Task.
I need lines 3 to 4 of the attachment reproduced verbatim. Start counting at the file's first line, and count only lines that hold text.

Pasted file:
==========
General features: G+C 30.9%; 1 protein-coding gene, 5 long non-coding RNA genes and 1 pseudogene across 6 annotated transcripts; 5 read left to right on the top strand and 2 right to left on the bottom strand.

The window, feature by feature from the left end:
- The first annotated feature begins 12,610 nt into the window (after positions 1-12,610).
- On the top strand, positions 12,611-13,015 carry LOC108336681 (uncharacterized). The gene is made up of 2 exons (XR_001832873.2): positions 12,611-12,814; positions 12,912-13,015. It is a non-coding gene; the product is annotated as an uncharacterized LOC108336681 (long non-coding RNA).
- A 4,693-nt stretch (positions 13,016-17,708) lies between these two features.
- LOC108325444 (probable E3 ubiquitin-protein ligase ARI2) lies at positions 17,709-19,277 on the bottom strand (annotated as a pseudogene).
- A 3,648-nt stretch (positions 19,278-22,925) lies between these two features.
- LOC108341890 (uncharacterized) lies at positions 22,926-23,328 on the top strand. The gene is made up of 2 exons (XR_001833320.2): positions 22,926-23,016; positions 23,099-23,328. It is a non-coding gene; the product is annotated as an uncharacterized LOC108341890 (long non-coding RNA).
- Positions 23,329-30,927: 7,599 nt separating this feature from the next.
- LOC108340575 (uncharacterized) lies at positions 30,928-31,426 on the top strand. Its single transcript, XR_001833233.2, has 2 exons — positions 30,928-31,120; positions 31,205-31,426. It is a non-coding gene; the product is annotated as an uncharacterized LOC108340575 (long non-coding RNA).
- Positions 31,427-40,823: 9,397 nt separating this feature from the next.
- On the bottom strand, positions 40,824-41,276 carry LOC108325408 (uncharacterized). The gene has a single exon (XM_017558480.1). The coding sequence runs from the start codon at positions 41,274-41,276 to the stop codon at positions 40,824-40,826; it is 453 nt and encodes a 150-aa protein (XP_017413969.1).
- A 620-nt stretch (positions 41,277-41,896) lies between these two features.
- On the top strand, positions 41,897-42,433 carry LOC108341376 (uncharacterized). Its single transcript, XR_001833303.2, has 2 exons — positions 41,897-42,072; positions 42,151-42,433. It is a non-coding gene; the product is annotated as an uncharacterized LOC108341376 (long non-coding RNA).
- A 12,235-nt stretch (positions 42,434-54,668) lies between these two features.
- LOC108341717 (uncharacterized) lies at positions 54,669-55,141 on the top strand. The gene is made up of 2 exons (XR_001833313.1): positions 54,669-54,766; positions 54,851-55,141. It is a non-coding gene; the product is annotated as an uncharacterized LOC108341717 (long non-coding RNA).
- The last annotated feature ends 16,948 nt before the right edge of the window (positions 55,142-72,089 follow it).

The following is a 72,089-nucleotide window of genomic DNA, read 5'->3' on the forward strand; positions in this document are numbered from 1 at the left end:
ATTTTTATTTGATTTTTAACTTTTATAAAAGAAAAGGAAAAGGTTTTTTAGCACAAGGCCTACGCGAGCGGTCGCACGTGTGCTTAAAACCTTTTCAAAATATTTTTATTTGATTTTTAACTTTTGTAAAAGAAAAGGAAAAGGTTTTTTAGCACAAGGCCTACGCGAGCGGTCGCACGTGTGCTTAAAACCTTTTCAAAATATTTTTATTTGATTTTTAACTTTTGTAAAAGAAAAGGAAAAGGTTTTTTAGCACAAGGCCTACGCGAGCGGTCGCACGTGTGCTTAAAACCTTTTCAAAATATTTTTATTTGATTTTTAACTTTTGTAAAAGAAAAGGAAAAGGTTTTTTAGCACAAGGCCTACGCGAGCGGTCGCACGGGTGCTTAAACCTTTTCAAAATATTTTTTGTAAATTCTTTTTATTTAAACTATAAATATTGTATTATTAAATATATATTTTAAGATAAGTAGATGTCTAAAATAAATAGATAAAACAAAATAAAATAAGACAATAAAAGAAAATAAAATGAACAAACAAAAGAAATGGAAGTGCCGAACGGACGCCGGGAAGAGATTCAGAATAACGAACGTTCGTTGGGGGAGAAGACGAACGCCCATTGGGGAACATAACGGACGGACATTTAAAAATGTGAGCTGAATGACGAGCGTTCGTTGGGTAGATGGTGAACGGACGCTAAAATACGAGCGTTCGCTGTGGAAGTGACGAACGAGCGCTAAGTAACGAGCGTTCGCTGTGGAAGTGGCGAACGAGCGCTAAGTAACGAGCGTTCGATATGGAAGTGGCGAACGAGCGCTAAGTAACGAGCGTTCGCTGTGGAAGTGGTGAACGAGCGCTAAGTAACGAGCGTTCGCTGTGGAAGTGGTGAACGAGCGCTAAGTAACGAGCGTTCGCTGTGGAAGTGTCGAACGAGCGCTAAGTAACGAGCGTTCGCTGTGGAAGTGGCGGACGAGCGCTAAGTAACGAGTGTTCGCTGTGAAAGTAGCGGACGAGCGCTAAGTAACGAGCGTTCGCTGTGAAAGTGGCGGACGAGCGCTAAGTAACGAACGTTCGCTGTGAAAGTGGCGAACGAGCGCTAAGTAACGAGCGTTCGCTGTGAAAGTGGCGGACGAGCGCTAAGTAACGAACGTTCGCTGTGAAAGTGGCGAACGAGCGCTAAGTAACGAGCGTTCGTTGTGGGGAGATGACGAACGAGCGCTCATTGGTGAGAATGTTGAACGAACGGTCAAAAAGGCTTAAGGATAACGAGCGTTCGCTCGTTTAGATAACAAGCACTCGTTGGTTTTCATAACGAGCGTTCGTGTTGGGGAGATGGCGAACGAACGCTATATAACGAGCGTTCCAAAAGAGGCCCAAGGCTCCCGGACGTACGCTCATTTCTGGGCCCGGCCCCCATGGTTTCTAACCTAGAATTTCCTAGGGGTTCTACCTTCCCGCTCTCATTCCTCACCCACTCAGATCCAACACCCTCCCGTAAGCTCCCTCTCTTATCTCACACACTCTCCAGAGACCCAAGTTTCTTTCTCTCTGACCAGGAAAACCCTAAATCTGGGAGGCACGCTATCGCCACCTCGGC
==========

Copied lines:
- The first annotated feature begins 12,610 nt into the window (after positions 1-12,610).
- On the top strand, positions 12,611-13,015 carry LOC108336681 (uncharacterized). The gene is made up of 2 exons (XR_001832873.2): positions 12,611-12,814; positions 12,912-13,015. It is a non-coding gene; the product is annotated as an uncharacterized LOC108336681 (long non-coding RNA).